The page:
Professor Lumbera died in September 2021, a few months before he could turn 90. The whole country mourned for him, if we were to go by the combined simulacra of traditional and new media. That ought to be more than enough for anyone’s legacy, and before everything else, I ought to acknowledge that he deserved all the accolades pertaining to his role as teacher of literature, through which he influenced several generations of national university students. I cannot pretend to have full competence in evaluating the musical libretti and books of poetry on which part of his literary legacy rested, but I do have a passing acquaintance with his critical output as well as his exploits as film administrator, scholar, and critic.
the interview I conducted contributed significantly to a favorable evaluation by the jurors of his nomination. I had no way of finding out for sure, but I felt that even without it, he would have won anyway because of his prior record as author and activist.While I was pursuing my graduate studies in the US, he was declared a Magsaysay Award winner. A few acquaintances tried ribbing me by claiming that
I was foreign-based again, this time in the country where I was striving for tenure via the more rigorous global process, when I found out he was declared a recipient of the Order of National Artists of the Philippines. I had a longish personal short list of fellow citizens who I expected to place way before he did, and when Carlo J. Caparas, who was being excluded by previous winners led by Lumbera, complained that the decision-making was dominated by an academic in-group, I felt that Caparas’s points deserved to be addressed, even if he did not deserve the Order.
I will raise just two related issues, one regarding his administration of the University of the Philippines Film Center (the springboard for the aforementioned interview) and the other regarding his role as academic adviser. Upon my return from US graduate school, I was appointed to the same position Lumbera held – also the position that was being prepared beforehand for Ishmael Bernal if only the latter had not suddenly been cut down by an aneurysm. Why was Lumbera replaced if he had certain sufficient qualifications, specifically as founding member of the Manunuri ng Pelikulang Pilipino and as author of books honored for their film scholarship?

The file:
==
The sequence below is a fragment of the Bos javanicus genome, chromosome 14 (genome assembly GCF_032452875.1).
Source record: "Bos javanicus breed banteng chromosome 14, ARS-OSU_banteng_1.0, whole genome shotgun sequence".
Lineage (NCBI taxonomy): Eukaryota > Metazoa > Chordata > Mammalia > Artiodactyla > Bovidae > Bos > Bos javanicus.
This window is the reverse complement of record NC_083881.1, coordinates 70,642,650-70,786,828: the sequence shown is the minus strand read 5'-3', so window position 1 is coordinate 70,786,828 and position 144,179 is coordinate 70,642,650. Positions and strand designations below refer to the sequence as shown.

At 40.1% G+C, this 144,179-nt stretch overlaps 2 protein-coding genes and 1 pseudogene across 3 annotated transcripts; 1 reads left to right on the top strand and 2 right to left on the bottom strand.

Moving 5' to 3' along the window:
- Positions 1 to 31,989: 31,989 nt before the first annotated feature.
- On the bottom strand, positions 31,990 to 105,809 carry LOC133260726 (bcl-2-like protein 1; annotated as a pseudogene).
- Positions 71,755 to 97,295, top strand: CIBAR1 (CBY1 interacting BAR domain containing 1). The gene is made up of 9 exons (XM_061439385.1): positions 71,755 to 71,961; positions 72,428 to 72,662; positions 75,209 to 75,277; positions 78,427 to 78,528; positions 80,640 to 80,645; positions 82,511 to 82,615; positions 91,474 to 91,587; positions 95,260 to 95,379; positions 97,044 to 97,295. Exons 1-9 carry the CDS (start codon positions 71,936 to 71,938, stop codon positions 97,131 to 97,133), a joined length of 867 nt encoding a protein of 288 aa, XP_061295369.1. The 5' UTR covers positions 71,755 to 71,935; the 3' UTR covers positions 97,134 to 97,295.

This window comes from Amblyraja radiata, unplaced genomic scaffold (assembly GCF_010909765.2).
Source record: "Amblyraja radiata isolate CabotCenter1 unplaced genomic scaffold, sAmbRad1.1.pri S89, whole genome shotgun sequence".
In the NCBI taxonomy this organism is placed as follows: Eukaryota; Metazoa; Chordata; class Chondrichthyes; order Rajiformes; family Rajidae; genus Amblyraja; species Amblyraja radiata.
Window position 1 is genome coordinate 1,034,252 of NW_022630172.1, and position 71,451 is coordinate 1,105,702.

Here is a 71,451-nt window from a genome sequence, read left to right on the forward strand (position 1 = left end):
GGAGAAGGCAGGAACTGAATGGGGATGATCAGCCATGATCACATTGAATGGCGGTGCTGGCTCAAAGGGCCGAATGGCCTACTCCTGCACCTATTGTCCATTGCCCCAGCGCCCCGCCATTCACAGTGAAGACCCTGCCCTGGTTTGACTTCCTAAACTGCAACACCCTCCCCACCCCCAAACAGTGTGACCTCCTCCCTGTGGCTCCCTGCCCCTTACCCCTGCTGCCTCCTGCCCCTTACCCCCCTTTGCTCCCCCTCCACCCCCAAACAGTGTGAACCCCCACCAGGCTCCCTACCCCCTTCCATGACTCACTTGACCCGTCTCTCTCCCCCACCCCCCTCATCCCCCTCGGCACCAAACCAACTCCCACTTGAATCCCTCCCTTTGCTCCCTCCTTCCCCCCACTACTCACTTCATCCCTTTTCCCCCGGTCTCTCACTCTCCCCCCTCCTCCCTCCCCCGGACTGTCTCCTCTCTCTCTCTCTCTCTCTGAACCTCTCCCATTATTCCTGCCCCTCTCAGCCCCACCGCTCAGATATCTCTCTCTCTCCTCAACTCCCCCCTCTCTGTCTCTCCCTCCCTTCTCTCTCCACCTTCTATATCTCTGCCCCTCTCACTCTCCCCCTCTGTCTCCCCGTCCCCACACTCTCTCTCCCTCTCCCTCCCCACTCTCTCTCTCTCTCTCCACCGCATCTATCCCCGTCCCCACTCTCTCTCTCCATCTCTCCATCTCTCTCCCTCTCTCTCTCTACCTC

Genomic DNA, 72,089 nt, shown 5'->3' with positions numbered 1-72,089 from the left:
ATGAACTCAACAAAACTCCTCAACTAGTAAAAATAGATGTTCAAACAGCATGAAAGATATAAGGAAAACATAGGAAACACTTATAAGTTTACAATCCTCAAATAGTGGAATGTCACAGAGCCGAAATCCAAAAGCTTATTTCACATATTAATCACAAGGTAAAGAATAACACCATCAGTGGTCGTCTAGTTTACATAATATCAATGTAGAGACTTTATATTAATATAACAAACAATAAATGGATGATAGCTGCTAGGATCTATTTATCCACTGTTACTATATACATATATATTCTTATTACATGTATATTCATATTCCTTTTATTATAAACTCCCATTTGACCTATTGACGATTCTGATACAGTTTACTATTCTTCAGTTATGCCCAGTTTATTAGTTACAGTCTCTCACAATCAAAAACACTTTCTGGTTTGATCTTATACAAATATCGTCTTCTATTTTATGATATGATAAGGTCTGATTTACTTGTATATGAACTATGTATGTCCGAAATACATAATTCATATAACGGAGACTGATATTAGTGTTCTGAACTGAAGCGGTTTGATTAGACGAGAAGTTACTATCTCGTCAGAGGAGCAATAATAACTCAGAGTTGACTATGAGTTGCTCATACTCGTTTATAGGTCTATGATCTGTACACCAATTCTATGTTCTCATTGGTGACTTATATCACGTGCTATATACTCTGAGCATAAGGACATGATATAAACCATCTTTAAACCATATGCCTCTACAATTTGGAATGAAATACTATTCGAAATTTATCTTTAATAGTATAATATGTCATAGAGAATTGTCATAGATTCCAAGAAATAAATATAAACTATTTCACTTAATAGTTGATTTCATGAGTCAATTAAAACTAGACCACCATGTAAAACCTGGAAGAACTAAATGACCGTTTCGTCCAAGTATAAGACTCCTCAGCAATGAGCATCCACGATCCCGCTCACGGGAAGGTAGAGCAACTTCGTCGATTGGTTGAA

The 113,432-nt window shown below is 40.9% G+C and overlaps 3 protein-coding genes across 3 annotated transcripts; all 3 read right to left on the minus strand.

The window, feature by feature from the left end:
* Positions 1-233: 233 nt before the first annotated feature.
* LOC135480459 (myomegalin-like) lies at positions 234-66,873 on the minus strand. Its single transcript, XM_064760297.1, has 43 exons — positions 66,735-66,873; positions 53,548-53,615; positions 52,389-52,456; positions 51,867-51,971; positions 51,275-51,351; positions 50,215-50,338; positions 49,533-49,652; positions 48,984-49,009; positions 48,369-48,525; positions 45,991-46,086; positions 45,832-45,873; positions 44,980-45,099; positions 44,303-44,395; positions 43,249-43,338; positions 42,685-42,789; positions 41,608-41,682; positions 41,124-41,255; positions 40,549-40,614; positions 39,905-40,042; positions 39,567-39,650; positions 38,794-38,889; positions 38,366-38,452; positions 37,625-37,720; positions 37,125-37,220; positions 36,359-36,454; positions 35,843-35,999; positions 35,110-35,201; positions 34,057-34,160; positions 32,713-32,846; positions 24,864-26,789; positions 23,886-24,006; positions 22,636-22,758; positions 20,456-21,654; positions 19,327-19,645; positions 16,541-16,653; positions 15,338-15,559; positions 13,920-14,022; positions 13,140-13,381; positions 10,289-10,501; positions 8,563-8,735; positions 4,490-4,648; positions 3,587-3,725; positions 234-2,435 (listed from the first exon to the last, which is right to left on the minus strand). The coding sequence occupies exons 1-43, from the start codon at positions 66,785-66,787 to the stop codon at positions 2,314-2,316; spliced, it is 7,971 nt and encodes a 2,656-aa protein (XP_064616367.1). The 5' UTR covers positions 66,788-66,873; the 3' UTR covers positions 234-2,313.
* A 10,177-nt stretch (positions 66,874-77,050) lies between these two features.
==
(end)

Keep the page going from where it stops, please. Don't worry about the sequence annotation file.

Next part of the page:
Because he refused to recognize the attachment of the center to an academic program, effectively depriving the national university’s film students of access to facilities and equipment, not to mention a sizable collection of funds from film screenings and theater rentals. He parroted the canard that only the UPFC deserved to offer film courses and thereby allowed the institution to operate independently, with a lot of controversial practices by its officials, duly noted in the records of the university administration’s human resources office. Even when I was in charge, it attempted to solicit a million-dollar donation of equipment from the Japanese government on its own – which finally provided the singular opportunity for university officials to advocate for its abolition and irrevocable merger with the film program.
To his credit, Lumbera supported the merger, but this indicated a larger problem by then, one where he claimed to be either bird or beast depending not on whose side he was interacting with, but on which side was gaining the upper hand. I saw him only once since my return to Pinas in the early aughts, and thought that my disquietude that time came from his inability to recognize me. Which was unlikely, however, since I was forewarned by my faculty mentor, then also my supervisor, that he’d been suffering from memory loss. An acquaintance whose parent was coping with dementia taught me to watch for signs where the sufferer performs the markers of recognition but only comes alive when she encounters someone she actually recognizes.
The mentor I mentioned, Ellen J. Paglinauan, mapped out a strategy for graduate studies for me around the time I interviewed Lumbera. Since all that UP had then was a limited collection of grad-level film subjects mostly at the College of Mass Communication, I could major in the interdisciplinary Philippine Studies program and declare film as one of my areas. With MA in hand, I could proceed to a PhD also in film, in an American university via the Fulbright grant. Upon fast-tracking myself and reaching all-but-thesis status, I applied for and got the Fulbright grant, and applied for and got accepted to all the universities I listed as my preference. I necessarily had to specify MA-level studies since I still had to complete my degree, but Ellen assured me I could apply for a change in status before the scholarship commenced.